Pride and Prejudice, Jane Austen's timeless novel of class, family and love, will come to life this spring in Princeton, New Jersey. American Repertory Ballet's premiere on April 21 marks one of the few times Austen's writing has appeared as a full-length story ballet. ARB artistic director and choreographer Douglas Martin told Pointe why the story, famed for its witty dialogue, makes perfect sense as dance.
What inspired you to tackle this?
I wanted a full-length ballet that could be specifically for ARB. It's hard to write a great love story, and Pride and Prejudice has many different kinds of relationships at its heart, because of the Bennet sisters. That gives me many lead couples and all kinds of ideas about how people can interact with each other.
What music are you using?
The folks at Northern Ballet in the UK also believe in the power of narrative ballet and, thanks to their choreographic lab Tell Tale Steps, they've created an opportunity for choreographers to dive into the form. If you want to take a peek into the process of creating a story ballet, don't miss the company's live stream on Thursday, June 16. There will be a panel discussion covering narrative in ballet, and the choreographers will show excerpts of their work.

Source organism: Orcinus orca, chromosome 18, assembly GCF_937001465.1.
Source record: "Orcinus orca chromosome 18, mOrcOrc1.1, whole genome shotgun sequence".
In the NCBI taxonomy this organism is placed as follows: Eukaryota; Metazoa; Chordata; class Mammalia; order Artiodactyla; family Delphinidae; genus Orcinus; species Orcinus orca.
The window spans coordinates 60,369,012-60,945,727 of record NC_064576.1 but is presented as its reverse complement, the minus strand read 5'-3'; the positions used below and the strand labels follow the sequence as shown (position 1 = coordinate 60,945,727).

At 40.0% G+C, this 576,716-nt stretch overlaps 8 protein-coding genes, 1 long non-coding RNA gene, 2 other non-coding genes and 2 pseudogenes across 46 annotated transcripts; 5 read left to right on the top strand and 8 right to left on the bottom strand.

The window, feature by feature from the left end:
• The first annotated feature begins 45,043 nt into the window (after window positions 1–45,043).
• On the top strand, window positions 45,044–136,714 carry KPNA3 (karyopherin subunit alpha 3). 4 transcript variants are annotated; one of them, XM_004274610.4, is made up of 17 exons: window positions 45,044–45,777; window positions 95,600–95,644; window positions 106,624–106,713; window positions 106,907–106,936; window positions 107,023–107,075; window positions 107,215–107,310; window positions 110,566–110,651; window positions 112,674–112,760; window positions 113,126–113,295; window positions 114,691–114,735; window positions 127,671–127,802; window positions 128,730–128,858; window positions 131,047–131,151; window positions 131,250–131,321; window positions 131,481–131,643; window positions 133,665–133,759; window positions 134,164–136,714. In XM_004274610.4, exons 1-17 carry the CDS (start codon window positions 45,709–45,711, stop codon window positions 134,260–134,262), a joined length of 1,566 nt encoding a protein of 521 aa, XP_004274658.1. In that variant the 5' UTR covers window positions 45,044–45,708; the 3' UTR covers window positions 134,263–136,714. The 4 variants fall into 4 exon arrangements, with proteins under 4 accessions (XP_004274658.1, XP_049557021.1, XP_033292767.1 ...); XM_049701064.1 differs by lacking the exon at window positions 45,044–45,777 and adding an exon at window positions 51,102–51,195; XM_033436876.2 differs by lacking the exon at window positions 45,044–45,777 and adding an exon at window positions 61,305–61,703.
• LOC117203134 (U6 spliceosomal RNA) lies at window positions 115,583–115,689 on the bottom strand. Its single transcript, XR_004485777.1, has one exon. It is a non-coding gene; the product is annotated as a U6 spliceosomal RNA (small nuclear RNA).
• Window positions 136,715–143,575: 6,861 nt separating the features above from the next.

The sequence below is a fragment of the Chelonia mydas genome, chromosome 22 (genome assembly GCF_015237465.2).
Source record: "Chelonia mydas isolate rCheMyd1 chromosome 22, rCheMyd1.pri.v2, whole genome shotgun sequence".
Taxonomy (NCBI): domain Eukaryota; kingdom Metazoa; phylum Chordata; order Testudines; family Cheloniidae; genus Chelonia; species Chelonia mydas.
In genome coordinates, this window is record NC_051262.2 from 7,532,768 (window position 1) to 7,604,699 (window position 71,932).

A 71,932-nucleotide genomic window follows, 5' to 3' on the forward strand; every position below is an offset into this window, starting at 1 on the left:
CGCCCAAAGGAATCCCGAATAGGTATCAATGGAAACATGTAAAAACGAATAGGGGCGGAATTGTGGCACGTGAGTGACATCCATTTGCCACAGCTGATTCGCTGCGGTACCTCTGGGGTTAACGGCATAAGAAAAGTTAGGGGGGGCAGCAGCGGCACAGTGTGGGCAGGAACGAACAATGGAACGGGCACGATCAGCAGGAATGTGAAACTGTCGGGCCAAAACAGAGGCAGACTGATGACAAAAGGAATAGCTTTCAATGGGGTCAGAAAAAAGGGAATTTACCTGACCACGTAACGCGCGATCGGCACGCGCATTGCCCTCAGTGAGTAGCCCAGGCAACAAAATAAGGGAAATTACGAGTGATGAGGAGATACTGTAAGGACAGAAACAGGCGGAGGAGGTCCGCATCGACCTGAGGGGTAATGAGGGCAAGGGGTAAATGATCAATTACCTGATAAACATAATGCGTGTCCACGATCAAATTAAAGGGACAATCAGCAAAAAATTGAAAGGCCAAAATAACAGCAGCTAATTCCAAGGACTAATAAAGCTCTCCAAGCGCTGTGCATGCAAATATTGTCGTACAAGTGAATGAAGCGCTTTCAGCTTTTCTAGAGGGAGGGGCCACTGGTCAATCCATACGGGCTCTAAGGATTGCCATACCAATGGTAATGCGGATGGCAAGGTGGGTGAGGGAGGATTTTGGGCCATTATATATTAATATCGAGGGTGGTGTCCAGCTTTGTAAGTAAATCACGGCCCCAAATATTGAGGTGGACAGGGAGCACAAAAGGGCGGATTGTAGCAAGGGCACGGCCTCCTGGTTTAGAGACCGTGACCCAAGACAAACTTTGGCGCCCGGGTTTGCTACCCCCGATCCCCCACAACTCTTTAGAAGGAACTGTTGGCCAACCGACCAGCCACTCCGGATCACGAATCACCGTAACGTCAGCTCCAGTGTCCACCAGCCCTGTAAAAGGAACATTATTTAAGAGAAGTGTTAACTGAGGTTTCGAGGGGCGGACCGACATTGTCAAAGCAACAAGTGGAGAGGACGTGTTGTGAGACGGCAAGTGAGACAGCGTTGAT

This year's participants include Lucia Solari, Morgann Runacre-Temple, Tobias Batley (a Northern Ballet company member), Charlotte Edmonds (a young choreographer currently mentored by The Royal Ballet's Wayne McGregor) and Carlos Pons Guerra. The mix of ages and backgrounds is sure to yield interesting results.
Part of their mentorship team includes dramaturg Ruth Little and playwright Greg Mosse. Since dramaturgy faded from the ballet world as choreographers embraced abstraction, we're especially excited to see elements of theater and dance coming together again—all for the benefit of amazing storytelling.
Meet the choreographers below:
Biographical ballets are having a moment, finding success in the real-life stories of famous women. Wayne McGregor's Woolf Works, which premiered at The Royal Ballet last May, and John Neumeier's Duse, which premiered at Hamburg Ballet in December, were both explorations of complex personal histories. Ted Brandsen's Mata Hari at the Dutch National Ballet, will offer another depiction of a woman who was an artist, muse and performer herself.
The sensationalized life of Mata Hari, the Dutch dancer and courtesan, has always fascinated Brandsen. She was convicted of, and executed for, spying on behalf of Germany during World War I—and has since held public imagination in the Netherlands and beyond. Her story of changing fortunes provided the perfect backdrop for a new narrative ballet, which premieres February 6. “I was looking for a subject that was intriguing and had a relationship to dance," Brandsen says.
Brandsen is taking some artistic license, due to limited historical knowledge and the need to tell a dramatic story. Mata Hari will focus on the highlights of the Dutch performer's career by presenting snapshots of her life story and using characters both historical and fictional.